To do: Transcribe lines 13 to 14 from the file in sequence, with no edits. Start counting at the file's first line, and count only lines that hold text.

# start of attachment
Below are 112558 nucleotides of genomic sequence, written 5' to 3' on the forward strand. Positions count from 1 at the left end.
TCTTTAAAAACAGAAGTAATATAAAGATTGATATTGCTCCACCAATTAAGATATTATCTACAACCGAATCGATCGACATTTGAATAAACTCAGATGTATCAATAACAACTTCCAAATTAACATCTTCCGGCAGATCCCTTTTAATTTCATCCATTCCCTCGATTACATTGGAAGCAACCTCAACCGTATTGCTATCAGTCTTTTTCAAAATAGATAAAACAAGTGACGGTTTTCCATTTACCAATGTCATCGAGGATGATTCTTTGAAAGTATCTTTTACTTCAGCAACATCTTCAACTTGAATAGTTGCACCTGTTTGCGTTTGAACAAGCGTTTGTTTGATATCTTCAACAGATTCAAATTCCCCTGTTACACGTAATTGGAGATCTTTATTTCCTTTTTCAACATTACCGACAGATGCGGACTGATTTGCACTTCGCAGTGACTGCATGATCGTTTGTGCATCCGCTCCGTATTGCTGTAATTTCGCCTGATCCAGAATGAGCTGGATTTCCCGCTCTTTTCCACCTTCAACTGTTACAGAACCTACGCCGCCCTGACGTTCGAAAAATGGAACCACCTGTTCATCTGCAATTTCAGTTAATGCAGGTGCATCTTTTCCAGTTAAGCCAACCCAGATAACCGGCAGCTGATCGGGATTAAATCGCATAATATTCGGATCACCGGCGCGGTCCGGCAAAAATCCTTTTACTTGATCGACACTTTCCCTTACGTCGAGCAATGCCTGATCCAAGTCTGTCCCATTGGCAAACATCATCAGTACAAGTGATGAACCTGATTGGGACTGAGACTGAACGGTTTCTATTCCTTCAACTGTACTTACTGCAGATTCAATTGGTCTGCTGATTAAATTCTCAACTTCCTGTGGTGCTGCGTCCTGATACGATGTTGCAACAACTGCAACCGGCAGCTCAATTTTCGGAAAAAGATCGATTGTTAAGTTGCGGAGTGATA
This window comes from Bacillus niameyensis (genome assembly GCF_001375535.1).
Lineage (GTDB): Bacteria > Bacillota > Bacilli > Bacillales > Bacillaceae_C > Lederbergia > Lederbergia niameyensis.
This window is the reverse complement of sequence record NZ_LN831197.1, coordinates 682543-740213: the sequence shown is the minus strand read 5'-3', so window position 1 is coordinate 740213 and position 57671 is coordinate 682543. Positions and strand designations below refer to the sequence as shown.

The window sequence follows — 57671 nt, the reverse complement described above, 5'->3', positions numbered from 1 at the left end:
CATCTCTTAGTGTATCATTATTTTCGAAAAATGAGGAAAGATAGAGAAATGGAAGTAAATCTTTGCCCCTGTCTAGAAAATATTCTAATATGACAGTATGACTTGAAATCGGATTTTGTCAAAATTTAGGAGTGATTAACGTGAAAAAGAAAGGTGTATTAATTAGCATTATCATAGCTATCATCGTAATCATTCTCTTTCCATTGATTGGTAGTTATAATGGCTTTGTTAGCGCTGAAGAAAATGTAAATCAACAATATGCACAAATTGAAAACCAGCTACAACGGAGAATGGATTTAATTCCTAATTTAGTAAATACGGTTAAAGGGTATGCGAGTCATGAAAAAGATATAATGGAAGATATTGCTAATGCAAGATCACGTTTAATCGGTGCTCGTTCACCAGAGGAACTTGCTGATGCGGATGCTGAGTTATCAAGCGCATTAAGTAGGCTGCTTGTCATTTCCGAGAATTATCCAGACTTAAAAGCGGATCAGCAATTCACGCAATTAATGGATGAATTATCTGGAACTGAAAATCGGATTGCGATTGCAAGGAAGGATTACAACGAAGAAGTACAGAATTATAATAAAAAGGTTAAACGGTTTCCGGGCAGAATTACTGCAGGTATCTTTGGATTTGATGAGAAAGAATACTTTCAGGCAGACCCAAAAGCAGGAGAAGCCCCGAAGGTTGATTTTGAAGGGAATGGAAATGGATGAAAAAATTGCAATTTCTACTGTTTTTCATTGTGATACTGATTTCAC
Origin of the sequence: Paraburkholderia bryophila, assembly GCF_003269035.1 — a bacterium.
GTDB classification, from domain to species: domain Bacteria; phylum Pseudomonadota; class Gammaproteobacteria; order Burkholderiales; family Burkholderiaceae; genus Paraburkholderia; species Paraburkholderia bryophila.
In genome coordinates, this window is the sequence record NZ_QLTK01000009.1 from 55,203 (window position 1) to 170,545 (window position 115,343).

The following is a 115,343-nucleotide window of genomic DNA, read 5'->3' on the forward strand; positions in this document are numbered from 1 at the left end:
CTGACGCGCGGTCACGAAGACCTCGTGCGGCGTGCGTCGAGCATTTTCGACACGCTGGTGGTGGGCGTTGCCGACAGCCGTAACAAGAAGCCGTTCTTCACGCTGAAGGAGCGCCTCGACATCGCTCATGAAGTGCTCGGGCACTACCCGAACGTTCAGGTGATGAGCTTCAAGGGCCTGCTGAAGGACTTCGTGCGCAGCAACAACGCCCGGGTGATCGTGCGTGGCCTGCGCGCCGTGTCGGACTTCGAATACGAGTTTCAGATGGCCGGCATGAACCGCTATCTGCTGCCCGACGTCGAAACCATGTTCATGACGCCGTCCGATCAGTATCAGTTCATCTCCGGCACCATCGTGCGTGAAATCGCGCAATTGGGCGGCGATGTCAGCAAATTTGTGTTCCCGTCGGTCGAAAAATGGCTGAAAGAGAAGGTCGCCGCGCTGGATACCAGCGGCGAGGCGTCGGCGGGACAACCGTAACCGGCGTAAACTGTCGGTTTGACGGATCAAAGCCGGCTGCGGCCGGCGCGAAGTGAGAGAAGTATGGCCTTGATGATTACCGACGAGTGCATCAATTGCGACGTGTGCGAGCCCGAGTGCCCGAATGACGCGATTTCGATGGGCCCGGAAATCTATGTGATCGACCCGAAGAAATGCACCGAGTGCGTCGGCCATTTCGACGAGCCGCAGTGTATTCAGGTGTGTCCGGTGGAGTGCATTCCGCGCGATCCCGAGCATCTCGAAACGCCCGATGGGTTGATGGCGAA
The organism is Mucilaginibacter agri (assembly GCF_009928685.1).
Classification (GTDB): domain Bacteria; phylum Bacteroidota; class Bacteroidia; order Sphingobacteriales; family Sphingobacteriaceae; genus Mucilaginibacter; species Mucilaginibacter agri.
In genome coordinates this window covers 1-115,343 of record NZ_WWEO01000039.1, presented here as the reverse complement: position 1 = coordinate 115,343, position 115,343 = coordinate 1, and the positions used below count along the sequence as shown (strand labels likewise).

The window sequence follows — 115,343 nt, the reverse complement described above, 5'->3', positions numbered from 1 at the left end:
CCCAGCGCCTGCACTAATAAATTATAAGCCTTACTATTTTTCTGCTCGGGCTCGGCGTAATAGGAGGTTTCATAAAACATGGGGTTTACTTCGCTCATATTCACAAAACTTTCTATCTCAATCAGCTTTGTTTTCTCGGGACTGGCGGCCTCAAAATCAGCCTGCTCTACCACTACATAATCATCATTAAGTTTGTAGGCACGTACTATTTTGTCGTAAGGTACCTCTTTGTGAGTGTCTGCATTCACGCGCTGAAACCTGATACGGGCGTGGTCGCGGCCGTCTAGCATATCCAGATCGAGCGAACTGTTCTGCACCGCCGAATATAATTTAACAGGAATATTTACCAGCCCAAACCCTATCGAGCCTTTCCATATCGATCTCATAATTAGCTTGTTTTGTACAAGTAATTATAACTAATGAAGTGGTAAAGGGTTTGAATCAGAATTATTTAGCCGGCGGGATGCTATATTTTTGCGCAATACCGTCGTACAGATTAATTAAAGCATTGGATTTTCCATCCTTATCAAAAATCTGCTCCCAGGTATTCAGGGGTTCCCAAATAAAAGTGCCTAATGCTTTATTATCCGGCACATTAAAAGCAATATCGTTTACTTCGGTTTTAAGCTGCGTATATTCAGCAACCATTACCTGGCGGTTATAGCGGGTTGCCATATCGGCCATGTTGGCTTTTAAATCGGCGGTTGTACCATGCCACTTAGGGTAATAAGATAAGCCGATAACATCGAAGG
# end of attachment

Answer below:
The organism is Mucilaginibacter agri (assembly GCF_009928685.1).
Classification (GTDB): domain Bacteria; phylum Bacteroidota; class Bacteroidia; order Sphingobacteriales; family Sphingobacteriaceae; genus Mucilaginibacter; species Mucilaginibacter agri.